Into the Woods With Architect Maximilian Jencquel

Tommaso Riva

An apostle of sustainable design finds his groove in Bali.

Maximilian Jencquel was in a meeting at home in Ubud, Bali, when his wife called. “There’s a lady at our house who wants to meet you,” she told Jencquel, a Venezuelan-born architect. “I can’t. I’m in a meeting,” he said. His wife insisted—the visitor was on her way to the airport and wanted to talk immediately. So Jencquel excused himself and met the woman, a Polish real estate developer, who told him: “I want to buy your house.”

Rumah Hujan, Jencquel’s sleek, single-level house, was constructed from a bridge the architect brought back from Borneo, although he didn’t start building right away. “I wanted something in tune with my vision,” he says. “I didn’t want people to say, ‘You’re a designer, but you didn’t succeed with your own house.’” Balinese in ornamentation (think rattan lampshades) and in the honeyed hues of teak, rambutan, and ironwood, the three-bedroom structure is otherwise simple and clean-lined. “Most homes here are over-ornate,” says Jencquel, adding that the densely jungled site, with a stunning view overlooking a gorge, mattered more than anything. It now features rental properties and a badminton court.


A turtle-shaped structure that houses an indoor badminton court; the badminton court. Tommaso Riva

Jencquel is an exemplar of “slow design,” a movement that emphasizes traditional techniques, the cultural sensitivities of a project’s locale, and thoughtful, low-impact sustainability. His visions tend to percolate rather than erupt. Given, however, the increasing popularity of his work, not to mention that of Bali as a destination, he may need to speed up his process. In the past few years Jencquel has worked on projects for clients in Singapore, Thailand, Costa Rica, and even the Republic of Congo. “You could say I created a little niche market on the equatorial belt,” he says. “Call it eight degrees latitude design.”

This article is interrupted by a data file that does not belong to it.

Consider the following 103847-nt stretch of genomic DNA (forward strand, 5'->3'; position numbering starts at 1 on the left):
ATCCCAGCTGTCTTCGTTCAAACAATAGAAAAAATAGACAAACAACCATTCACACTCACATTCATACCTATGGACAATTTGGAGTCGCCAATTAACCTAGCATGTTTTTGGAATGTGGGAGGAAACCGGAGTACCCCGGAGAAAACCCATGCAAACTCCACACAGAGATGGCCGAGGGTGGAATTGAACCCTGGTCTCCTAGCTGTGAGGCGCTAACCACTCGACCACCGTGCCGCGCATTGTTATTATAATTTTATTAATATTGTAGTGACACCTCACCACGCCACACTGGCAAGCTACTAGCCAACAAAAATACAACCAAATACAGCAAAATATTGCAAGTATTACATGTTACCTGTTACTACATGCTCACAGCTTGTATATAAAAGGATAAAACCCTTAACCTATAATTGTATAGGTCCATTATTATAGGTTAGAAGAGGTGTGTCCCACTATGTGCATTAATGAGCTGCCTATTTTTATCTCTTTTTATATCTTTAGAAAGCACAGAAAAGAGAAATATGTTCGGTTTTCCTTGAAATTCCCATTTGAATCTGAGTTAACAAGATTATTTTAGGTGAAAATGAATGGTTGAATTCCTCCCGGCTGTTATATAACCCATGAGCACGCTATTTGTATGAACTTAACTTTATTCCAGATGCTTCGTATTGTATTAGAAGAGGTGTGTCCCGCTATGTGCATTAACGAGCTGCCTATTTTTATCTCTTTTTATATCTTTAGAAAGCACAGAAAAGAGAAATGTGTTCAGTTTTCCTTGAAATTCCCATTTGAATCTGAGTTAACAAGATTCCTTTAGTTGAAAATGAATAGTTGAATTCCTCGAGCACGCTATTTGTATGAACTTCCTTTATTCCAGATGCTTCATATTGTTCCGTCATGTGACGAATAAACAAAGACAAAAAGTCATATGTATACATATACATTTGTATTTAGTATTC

Jencquel, 40, came to Bali eight years ago from Paris, where he worked for the French designer Christian Liaigre. (Liaigre “taught me how to design furniture,” he says.) His dream was to “capture” the Balinese lifestyle and export it to Venezuela, but political turmoil in his home country obliged him to voyage elsewhere. In 2010, after vacationing in Ubud, Bali’s spiritual mecca, he founded Studio Jencquel, which designs homes and interiors that borrow heavily from their surroundings and that seek “meaning and emotional connections.” Of particular interest were building materials such as the local species of teak (always reclaimed or sourced from plantations) and various forms of lava stone, such as paras—“basically compressed ash from a volcanic explosion,” he explains.


A house on Jencquel’s estate built out of a reclaimed ironwood bridge; a bench made from a prized rambutan tree on Jencquel’s property. Tommaso Riva

His first project on Bali was Suarga Padang Padang, a boutique hotel he collaborated on with architect Cheong Yew Kuan. Since then, the now-five-person Jencquel shop has brought to life projects ranging from a floating bar at the Four Seasons Resort Bali at Sayan to a badminton court on the architect’s own property that has a turtle-shaped bamboo roof designed to accommodate the parabolic trajectory of a shuttlecock.

“I try to keep interiors simple and functional,” Jencquel says. “I don’t want to distract from the lush exterior.” The badminton court arose from “lust” to work with bamboo; his desk is “a copy of a midcentury Scandinavian design.” And as for Rumah Hujan, Jencquel nearly sold it to the Polish developer, “but the idea brought my wife to tears,” he says. Instead, he rented it to the developer for a year while he built her a new 5,000-square-foot house.


A rental apartment on the estate. Tommaso Riva

“For that commission, we took elements from my home and brought them to another level,” Jencquel says. The property occupies a seemingly isolated jungle-covered ridge near Ubud’s five-star hotels—a true “Millionaire’s Row,” Jencquel says. The physical challenges of the site, compounded by what he calls an extraordinarily wet, muddy year, were mitigated by Balinese resourcefulness. “Even when there is no road access,” he says, “you can have thirty people carrying stones and sand onto the site on their heads.” What makes the site especially stunning is its westward view of the Ayung River, preferably enjoyed from the house’s pool. “People are blown away,” he says. “It’s like something out of Jurassic Park.”